As we approached the Grand Cañon a dull roaring sound warned us that the falls were near at hand. ... I had descended the cañon at a point where the creek joined the river, precipitated into a gorge just above its juncture in a lovely cascade of three falls, in the aggregate 100 feet in height. This was named Crystal Cascade, and the stream Cascade Creek. In the bed of the gorge were to be found an infinite variety of volcanic specimens, quartz, feldspar, mica, granites, lavas, basalts, composite crystals; in fact, everything, from asbestos to obsidian, was represented by fragments in the bed of this stream. There were also beautiful clay stone specimens, of which we afterward learned the origin. At the foot of the gorge and on the margin of the Yellowstone stood a high promontory of concretionary lava, literally filled with volcanic butternuts. Many of these were loose, and could be taken out of the rock with the hand; broken open they were invariably hollow, and lined with minute quartz crystals of various tints. This formation is rare, but occurs frequently in the great basin. From the outer point of this promontory can be seen the foot of the upper fall of the Yellowstone, and I climbed to the summit to obtain a view.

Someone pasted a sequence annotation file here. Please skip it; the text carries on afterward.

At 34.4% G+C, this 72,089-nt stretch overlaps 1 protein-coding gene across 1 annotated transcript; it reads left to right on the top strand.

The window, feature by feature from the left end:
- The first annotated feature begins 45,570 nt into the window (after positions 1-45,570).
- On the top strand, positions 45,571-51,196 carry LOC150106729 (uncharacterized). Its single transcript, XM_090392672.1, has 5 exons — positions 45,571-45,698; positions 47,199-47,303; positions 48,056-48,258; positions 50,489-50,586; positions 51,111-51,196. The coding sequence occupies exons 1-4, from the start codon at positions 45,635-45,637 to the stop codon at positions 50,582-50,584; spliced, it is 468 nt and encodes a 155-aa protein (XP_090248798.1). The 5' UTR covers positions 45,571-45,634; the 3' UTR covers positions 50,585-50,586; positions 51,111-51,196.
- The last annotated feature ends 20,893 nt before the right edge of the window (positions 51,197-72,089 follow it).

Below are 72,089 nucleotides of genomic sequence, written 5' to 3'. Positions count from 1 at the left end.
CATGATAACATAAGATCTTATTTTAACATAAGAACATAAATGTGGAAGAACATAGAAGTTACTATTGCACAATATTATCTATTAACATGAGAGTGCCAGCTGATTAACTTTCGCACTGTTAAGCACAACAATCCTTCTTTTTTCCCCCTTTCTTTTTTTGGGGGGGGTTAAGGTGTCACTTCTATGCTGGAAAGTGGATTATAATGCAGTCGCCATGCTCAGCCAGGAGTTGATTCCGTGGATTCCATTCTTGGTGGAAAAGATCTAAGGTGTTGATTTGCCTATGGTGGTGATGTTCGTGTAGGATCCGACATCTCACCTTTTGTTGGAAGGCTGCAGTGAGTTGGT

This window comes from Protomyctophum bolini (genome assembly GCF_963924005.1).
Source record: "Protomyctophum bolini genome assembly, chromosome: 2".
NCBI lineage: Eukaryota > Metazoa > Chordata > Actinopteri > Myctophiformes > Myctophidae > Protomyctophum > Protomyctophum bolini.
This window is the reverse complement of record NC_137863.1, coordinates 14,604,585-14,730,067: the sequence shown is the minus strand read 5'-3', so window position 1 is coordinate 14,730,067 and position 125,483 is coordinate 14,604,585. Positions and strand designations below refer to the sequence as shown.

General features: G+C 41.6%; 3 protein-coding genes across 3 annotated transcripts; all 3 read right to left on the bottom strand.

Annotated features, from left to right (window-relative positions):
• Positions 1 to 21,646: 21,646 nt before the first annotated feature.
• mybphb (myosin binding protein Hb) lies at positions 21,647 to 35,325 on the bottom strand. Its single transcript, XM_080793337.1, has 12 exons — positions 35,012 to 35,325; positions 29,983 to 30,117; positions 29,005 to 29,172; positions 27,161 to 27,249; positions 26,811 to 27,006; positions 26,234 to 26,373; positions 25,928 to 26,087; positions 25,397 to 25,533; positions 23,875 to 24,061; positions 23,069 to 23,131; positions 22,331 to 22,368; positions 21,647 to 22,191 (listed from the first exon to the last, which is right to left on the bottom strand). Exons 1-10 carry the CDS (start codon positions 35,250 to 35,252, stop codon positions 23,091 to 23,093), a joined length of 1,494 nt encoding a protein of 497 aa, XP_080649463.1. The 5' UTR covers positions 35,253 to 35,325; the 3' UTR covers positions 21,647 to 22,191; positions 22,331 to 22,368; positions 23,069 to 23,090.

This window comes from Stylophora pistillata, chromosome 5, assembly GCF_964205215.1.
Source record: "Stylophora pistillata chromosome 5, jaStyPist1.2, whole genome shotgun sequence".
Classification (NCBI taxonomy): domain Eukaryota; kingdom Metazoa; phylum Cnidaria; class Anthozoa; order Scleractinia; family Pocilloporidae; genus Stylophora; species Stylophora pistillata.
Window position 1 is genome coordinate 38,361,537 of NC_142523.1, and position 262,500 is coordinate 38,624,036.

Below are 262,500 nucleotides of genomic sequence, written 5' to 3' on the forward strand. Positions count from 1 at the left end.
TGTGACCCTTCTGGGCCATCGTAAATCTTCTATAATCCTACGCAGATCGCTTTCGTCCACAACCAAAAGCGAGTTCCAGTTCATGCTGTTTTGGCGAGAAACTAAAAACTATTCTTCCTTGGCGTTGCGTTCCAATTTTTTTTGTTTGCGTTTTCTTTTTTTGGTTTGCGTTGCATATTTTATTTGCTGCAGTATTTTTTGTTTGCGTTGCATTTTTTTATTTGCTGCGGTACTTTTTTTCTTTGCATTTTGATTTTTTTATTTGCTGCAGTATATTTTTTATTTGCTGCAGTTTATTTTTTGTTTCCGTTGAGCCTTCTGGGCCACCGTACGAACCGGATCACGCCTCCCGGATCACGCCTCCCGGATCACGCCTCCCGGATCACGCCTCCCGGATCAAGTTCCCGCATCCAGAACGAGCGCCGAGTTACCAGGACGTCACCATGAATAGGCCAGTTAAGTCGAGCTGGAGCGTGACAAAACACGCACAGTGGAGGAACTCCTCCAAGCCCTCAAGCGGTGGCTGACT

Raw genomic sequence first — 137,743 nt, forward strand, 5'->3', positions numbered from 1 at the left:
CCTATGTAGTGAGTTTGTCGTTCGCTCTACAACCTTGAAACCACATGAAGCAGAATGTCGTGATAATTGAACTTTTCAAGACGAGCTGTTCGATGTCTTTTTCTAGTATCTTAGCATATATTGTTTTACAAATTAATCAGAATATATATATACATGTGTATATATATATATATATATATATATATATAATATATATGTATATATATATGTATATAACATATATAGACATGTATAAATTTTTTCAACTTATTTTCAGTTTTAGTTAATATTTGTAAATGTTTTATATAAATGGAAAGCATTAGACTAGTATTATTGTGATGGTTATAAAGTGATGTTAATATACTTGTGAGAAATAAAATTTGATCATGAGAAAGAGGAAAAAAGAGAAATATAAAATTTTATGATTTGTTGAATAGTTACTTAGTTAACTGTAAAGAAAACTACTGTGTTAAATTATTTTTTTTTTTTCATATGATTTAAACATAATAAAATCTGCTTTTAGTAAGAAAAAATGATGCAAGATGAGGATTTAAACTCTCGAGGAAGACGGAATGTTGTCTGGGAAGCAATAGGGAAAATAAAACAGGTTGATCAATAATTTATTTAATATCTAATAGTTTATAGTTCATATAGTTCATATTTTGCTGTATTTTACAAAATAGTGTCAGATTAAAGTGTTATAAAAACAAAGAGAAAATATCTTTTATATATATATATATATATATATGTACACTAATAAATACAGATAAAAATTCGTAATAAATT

In scenic beauty, the upper cataract far excels the lower. It has life, animation, while the lower one simply follows its channel; both, however, are eclipsed, as it were, by the singular wonders of the mighty cañon below. This deepens rapidly; the stream flowing over rapids continually. ... Several of the party descended into the chasm a short distance below the fall, but could not reach its foot. ... The walls of the cañon are of gypsum, in some places having an incrustation of lime white as snow, from which the reflected rays of the sun produce a dazzling effect, rendering it painful to look into the gulf. In others the rock is crystalline and almost wholly sulphur, of a dark yellow color, with streaks of red, green and black, caused by the percolations of hot mineral waters, of which thousands of springs are seen, in many instances, flowing from spouts high up on the walls on either side. The combinations of metallic lusters in the coloring of the walls is truly wonderful, surpassing, doubtless, anything of the kind on the face of the globe. The ground slopes to the cañon on the opposite or east side, and from it to the low valley on the west. Three miles below the fall the chasm is 1,050 feet deep. In some places masses of the rock have crumbled and slid down in a talus of loose material at the foot; in others, promontories stand out in all manner of fantastic forms, affording vistas of wonder utterly beyond the power of description. On the caps of these dizzy heights, mountain sheep and elk rest during the night. ... We had come down the ravine at least four miles, and looking upward the fearful wall appeared to reach the sky. It was about 3 o'clock p.m., and stars could be distinctly seen, so much of the sunlight was cut off from entering the chasm. Tall pines on the extreme verge appeared the height of two or three feet. The cañon, as before said, was in two benches, with a plateau on either side, about half way down. This plateau, about a hundred yards in width, looked from below like a mere shelf against the wall; the total depth was not less than 2,500 feet, and more probably 3,000. There are perhaps other canons longer and deeper than this one, but surely none combining grandeur and immensity with peculiarity of formation and profusion of volcanic or chemical phenomena.